As part of our annual $100 million commitment to cleaning up sites affected by past business practices, Boeing recently completed work at a U.S. EPA Superfund site a full year ahead of schedule.
Remediation work is largely performed at former manufacturing facilities and sites where Boeing, or companies we have acquired, shipped chemicals and other waste for treatment, storage or disposal. In many cases, waste-processing facilities that used treatment methods that were considered best practices in the past are being cleaned up to meet or exceed current environmental standards.
Working with national, state and local regulatory agencies, we strive for an open exchange of information with community members, government representatives and other stakeholders as we progress through these cleanups.
Chemical Commodities, Inc.
Over the last 15 years, Boeing has been working with the U.S. Environmental Protection Agency and the local community, and on behalf of a dozen other parties, to advance cleanup progress at the Chemical Commodities Inc. (CCI) Superfund site in Olathe, Kan.
This 1.5-acre (0.6-hectare) site near Kansas City was operated as a chemical brokerage and recycling facility. During its 38 years of operation, CCI bought chemicals from dozens of companies and government agencies. Rocketdyne, which was briefly part of Boeing, shipped wastes to the site for recycling for a short time during the 1960s.
Over time, contamination from chemicals shipped by multiple companies to CCI for treatment entered in the soil and groundwater, requiring a comprehensive remediation program.
An important milestone was achieved in the summer of 2011 with construction completed at the site and the final cleanup remedy put in place. By doing this, Boeing accomplished all of the cleanup requirements set forth by the EPA. Over the next few years, we will continue to monitor the site to verify the remedy is operating as planned. Studies are underway to use the new parkland to attract migratory butterflies, bees and other pollinators.
The shoreline along the Duwamish Waterway in Seattle, Wash., looks very different today than it did one year ago. In September 2011, Plant 2, a 35-acre (14-hectare) facility, was demolished to make way for a habitat restoration project. More than 85 percent of the World War II–era building materials, including steel and wood beams, copper wiring, concrete and other metals, were recycled or reused.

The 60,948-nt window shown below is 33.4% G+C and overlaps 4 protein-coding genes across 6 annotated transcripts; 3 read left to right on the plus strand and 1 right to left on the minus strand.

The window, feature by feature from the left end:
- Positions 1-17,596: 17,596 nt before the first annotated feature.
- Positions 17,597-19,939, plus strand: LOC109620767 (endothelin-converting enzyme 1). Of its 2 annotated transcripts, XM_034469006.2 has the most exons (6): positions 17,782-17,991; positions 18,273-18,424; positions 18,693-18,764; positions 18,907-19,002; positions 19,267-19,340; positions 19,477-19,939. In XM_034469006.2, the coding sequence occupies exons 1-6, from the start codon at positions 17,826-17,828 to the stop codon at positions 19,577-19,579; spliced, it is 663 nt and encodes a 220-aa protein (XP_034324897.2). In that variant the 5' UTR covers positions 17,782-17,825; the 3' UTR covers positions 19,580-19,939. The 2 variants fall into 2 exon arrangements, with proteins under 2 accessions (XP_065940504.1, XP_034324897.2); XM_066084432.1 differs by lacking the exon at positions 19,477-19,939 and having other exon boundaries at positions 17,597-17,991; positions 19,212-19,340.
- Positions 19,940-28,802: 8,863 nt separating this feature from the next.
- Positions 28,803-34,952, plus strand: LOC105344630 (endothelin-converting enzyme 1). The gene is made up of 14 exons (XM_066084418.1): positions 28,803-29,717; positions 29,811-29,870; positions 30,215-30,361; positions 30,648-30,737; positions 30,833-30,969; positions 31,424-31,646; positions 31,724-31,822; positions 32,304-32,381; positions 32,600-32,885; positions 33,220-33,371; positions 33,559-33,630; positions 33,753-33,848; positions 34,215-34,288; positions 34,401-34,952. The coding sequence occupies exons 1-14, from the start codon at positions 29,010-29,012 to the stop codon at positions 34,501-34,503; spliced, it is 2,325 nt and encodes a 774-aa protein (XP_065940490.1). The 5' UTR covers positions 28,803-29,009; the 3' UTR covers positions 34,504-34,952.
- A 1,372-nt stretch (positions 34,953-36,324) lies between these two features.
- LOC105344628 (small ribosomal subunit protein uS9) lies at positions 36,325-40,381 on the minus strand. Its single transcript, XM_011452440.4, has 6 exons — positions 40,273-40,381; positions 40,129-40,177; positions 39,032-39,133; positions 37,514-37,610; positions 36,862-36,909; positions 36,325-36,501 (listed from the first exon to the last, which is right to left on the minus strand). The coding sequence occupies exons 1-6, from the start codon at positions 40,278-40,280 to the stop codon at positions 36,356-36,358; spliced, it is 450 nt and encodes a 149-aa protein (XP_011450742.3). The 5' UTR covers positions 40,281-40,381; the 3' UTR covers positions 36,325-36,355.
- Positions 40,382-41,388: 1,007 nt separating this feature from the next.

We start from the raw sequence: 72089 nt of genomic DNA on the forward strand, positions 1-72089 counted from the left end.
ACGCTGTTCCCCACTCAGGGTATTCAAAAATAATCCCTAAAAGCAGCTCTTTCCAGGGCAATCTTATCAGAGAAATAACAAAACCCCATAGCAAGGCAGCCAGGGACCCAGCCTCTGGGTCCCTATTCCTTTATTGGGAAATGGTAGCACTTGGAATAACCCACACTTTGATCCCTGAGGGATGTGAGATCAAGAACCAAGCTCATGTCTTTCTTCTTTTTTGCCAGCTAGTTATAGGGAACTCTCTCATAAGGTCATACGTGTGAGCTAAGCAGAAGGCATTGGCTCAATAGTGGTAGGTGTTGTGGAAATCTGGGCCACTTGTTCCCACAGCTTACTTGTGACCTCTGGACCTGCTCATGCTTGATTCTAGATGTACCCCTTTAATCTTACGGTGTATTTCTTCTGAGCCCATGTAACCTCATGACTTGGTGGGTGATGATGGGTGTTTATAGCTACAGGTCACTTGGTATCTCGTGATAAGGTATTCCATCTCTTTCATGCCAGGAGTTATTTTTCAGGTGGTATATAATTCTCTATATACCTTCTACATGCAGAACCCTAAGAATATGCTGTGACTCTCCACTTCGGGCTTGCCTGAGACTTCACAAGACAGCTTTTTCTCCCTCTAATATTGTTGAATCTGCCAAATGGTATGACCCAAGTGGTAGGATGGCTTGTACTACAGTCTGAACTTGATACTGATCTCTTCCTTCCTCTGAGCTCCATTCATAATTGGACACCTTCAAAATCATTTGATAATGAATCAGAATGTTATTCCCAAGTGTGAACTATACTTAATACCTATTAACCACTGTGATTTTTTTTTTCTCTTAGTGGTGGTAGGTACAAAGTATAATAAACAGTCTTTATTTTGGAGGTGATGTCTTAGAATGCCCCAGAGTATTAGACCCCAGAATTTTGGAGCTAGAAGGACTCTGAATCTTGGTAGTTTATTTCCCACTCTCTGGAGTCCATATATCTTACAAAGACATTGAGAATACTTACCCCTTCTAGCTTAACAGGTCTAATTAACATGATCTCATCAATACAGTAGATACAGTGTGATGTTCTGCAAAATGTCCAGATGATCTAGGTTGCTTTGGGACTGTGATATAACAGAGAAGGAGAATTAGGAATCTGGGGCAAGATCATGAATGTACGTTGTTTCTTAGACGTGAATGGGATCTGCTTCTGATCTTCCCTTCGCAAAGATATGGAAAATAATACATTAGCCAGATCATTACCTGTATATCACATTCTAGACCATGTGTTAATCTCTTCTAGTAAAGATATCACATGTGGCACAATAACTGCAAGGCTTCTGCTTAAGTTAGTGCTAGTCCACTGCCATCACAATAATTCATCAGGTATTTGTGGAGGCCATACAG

Additional cleanup work was completed at Slip 4, also along the Duwamish, which included building a state-of-the-art treatment system to clean storm water runoff to stringent levels protective of marine water quality.
Starting in the fall of 2012, Boeing will begin dredging the waterway to remove more than 200,000 cubic yards (152,911 cubic meters) of contaminated sediment and replace it with clean sand. A planned 5-acre (2-hectare) wetland and habitat project will provide an important ecological resource to improve Puget Sound fish runs.
Boeing is making consistent progress in its efforts to clean up Santa Susana and preserve it as open space, connecting a critical wildlife corridor near Los Angeles. A former federal government rocket engine and nuclear energy testing site, Santa Susana cleanup efforts are directed by a number of federal, state and local regulatory agencies that oversee soil, surface water and groundwater cleanup programs.
Since acquiring a portion of the site in 1996 as part of the defense and space businesses of Rockwell International, Boeing’s team of geologists, engineers and experts in surface water, ground water and radiation have been working to clean up this 2,850-acre (1,153-hectare) site.
Progress in 2011 included demolishing and removing 16 structures and test facilities totaling 39,000 square feet (3,623 square meters). In addition, Boeing completed construction of two state-of-the-art storm water treatment systems that collect storm water runoff in tanks before treating it with chemicals and advanced filters. As remediation efforts continue, Boeing is planting native vegetation and working with several organizations — including the San Fernando Valley Audubon Society and the nonprofit Pollinator Partnership — to enhance the site for wildlife.
A unique restoration project